Practicing extreme transparency: Why does your “About Us” section have to be so boring?

Entrance to Walnut Creek's maintenance yard

Entrance to Walnut Creek’s maintenance yard

As part of a major project I’m working on with the Philadelphia-based Wyncote Foundation, I’ve been spending a lot of time on the websites of cultural organizations; looking at their apps, social media projects, and other digital channels; visiting them to see projects first-hand; and talking with them about the capabilities and resources needed to do the work.

In the course of this research I’m engaging with interesting people and seeing a lot of terrific work and so I’ve decided to start blogging about it, in part to engage all of you in the journey. (Besides, maybe you can help.)

First up is an example of extreme transparency on the business side of a cultural enterprise – at least by the standards of U.S. cultural nonprofits. It’s easily discoverable on the website of the Tate in England. An early and persistent leader in all-things-digital (more on that another time) the Tate’s leaders also are modeling their explicit strategy of creating “a digital dimension to everything we do” by doing something other organizations could do, but most don’t. The Tate has created a transparent and content-rich “About” section of their website. It even looks good.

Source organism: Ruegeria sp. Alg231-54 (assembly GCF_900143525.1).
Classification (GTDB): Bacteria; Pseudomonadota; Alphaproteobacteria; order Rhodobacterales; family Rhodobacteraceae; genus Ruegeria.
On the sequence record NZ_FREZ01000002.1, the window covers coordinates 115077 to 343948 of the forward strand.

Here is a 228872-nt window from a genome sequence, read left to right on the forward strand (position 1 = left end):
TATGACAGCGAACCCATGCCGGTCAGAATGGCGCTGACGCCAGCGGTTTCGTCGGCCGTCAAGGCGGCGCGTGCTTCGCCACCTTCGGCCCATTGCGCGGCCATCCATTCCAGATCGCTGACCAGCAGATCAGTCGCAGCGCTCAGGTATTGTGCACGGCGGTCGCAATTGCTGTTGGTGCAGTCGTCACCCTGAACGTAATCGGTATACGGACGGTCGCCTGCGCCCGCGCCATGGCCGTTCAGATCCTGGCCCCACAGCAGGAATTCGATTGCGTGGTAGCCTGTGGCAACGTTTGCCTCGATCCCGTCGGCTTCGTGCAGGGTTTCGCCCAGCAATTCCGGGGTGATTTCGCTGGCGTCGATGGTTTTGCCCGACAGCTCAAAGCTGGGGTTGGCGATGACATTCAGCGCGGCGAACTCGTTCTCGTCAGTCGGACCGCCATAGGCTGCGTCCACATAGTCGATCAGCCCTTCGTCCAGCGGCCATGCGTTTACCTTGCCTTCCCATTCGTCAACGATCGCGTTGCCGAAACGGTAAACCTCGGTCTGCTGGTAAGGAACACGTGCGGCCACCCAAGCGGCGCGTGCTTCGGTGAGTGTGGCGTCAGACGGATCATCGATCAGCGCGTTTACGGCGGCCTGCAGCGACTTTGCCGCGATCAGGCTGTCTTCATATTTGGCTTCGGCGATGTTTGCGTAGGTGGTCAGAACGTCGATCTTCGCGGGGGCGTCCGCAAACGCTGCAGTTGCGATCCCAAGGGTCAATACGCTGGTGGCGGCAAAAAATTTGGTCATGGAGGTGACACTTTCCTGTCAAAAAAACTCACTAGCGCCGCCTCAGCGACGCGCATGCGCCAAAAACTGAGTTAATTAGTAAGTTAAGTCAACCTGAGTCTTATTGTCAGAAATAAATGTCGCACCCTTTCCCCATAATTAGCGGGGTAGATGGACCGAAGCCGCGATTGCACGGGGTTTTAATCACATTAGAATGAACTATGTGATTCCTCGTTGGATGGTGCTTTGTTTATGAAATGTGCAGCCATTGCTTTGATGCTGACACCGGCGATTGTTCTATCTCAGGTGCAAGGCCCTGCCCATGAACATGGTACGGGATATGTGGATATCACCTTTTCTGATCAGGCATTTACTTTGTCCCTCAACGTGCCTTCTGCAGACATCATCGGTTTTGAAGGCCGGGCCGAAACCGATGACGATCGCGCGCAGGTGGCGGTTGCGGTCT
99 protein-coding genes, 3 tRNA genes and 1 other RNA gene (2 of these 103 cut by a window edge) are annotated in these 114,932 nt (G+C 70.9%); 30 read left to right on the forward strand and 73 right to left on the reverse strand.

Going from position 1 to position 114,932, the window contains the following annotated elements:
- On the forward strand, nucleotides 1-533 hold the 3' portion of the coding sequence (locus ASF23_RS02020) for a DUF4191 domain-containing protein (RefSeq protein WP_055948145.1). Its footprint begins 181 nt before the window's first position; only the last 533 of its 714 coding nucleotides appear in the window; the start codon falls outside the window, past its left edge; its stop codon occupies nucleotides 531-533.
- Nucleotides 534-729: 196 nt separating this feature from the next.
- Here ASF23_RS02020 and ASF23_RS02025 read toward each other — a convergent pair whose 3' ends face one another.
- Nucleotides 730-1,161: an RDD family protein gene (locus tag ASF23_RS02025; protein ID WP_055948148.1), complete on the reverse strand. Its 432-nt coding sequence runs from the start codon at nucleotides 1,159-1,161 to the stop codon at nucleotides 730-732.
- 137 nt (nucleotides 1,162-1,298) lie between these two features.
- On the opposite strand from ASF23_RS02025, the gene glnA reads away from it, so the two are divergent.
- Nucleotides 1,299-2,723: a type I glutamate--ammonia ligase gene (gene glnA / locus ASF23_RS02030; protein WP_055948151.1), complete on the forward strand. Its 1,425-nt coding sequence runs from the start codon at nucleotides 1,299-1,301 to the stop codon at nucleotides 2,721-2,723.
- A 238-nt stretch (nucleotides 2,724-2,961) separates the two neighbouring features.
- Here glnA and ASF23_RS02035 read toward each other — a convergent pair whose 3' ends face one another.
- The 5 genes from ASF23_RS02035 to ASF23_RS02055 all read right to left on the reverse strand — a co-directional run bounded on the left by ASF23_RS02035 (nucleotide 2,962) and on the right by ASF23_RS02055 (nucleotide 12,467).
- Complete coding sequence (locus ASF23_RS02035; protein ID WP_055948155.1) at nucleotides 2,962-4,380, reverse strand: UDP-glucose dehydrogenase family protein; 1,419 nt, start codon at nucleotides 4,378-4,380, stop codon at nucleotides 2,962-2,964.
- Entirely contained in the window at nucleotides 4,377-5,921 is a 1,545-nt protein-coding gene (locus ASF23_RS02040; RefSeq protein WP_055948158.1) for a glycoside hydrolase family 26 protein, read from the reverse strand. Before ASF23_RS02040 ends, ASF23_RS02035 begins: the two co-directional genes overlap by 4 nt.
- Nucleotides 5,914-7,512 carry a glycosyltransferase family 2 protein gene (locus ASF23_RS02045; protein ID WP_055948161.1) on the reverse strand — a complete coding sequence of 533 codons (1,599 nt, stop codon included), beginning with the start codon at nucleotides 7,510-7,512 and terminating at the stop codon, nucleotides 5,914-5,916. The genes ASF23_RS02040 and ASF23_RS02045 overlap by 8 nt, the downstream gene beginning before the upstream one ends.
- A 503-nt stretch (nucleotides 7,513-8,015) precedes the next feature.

I won’t recount all the things that are there, just a few highlights to entice you to look around for yourself.

Try these for appetizers:

Organizations of every size have all kinds of enterprise information they’ve never catalogued for sharing with the public. In fact a lot of website sections called “About Us” are a sort of corporation yard that is both disorganized and ugly. I speak from experience, having combed dozens of these sections over the years for a variety of purposes.

Interactivity depends on openness and transparency – on offering ideas, processes, and information substantive enough to make interaction worth it for the participant. If you’re a leader reading this, what’s stopping you from pursuing radical transparency and reaping the benefits of deeper engagement and interaction with the public, and with policymakers, researchers, and funders?

I asked John Stack, Head of Digital at the Tate, about this. “In terms of advancing our digital strategy across the Tate, we thought we should model the needed behaviors.” Bravo.

Know of other interesting examples? Would love to hear about them.




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  1. KCB says

    Why don’t more US cultural institutions pursue “radical transparency”?

    I’m not a “leader,” but I have an answer: “openness and transparency” don’t come cheap, and from my personal experience, senior management invariably prefers paying consultants buckets of $$$ rather than hiring full-time staff who will actually make things happen. The theoretical (strategic plans, Powerpoint presentations) always fascinates more than the quotidienne (day-to-day, boots-on-the-ground operations), especially for the Board of Trustees.

    RFP, anyone?

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